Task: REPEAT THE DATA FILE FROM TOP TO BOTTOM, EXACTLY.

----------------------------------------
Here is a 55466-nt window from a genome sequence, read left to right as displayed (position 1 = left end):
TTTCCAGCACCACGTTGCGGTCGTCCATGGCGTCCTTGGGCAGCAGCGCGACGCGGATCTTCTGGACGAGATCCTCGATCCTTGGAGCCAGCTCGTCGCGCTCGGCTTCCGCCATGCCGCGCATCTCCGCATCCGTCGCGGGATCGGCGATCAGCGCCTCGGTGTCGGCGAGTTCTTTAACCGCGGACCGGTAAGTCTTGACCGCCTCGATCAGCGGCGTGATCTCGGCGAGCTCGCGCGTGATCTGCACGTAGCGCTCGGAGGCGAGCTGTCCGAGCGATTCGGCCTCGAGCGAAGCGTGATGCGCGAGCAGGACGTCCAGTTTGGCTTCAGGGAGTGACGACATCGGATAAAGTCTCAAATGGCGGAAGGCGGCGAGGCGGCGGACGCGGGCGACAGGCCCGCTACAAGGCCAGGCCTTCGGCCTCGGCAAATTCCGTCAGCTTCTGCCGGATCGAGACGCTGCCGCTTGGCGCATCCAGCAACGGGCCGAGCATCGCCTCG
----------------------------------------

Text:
Here is a 55466-nt window from a genome sequence, read left to right as displayed (position 1 = left end):
TTTCCAGCACCACGTTGCGGTCGTCCATGGCGTCCTTGGGCAGCAGCGCGACGCGGATCTTCTGGACGAGATCCTCGATCCTTGGAGCCAGCTCGTCGCGCTCGGCTTCCGCCATGCCGCGCATCTCCGCATCCGTCGCGGGATCGGCGATCAGCGCCTCGGTGTCGGCGAGTTCTTTAACCGCGGACCGGTAAGTCTTGACCGCCTCGATCAGCGGCGTGATCTCGGCGAGCTCGCGCGTGATCTGCACGTAGCGCTCGGAGGCGAGCTGTCCGAGCGATTCGGCCTCGAGCGAAGCGTGATGCGCGAGCAGGACGTCCAGTTTGGCTTCAGGGAGTGACGACATCGGATAAAGTCTCAAATGGCGGAAGGCGGCGAGGCGGCGGACGCGGGCGACAGGCCCGCTACAAGGCCAGGCCTTCGGCCTCGGCAAATTCCGTCAGCTTCTGCCGGATCGAGACGCTGCCGCTTGGCGCATCCAGCAACGGGCCGAGCATCGCCTCG